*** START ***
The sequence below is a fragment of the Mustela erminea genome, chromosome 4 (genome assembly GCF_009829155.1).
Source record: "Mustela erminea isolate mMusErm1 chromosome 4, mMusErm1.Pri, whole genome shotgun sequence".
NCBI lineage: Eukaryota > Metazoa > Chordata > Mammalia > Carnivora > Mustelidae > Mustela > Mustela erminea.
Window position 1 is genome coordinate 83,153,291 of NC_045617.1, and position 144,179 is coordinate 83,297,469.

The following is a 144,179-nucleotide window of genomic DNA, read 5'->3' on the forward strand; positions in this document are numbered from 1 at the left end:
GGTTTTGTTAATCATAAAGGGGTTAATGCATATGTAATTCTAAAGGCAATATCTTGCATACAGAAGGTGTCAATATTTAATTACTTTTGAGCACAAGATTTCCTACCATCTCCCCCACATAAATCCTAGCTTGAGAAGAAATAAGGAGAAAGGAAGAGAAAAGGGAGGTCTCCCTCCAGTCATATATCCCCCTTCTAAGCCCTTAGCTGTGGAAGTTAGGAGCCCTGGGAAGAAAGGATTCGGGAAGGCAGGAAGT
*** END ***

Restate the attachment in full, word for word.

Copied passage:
The sequence below is a fragment of the Mustela erminea genome, chromosome 4 (genome assembly GCF_009829155.1).
Source record: "Mustela erminea isolate mMusErm1 chromosome 4, mMusErm1.Pri, whole genome shotgun sequence".
NCBI lineage: Eukaryota > Metazoa > Chordata > Mammalia > Carnivora > Mustelidae > Mustela > Mustela erminea.
Window position 1 is genome coordinate 83,153,291 of NC_045617.1, and position 144,179 is coordinate 83,297,469.

The following is a 144,179-nucleotide window of genomic DNA, read 5'->3' on the forward strand; positions in this document are numbered from 1 at the left end:
GGTTTTGTTAATCATAAAGGGGTTAATGCATATGTAATTCTAAAGGCAATATCTTGCATACAGAAGGTGTCAATATTTAATTACTTTTGAGCACAAGATTTCCTACCATCTCCCCCACATAAATCCTAGCTTGAGAAGAAATAAGGAGAAAGGAAGAGAAAAGGGAGGTCTCCCTCCAGTCATATATCCCCCTTCTAAGCCCTTAGCTGTGGAAGTTAGGAGCCCTGGGAAGAAAGGATTCGGGAAGGCAGGAAGT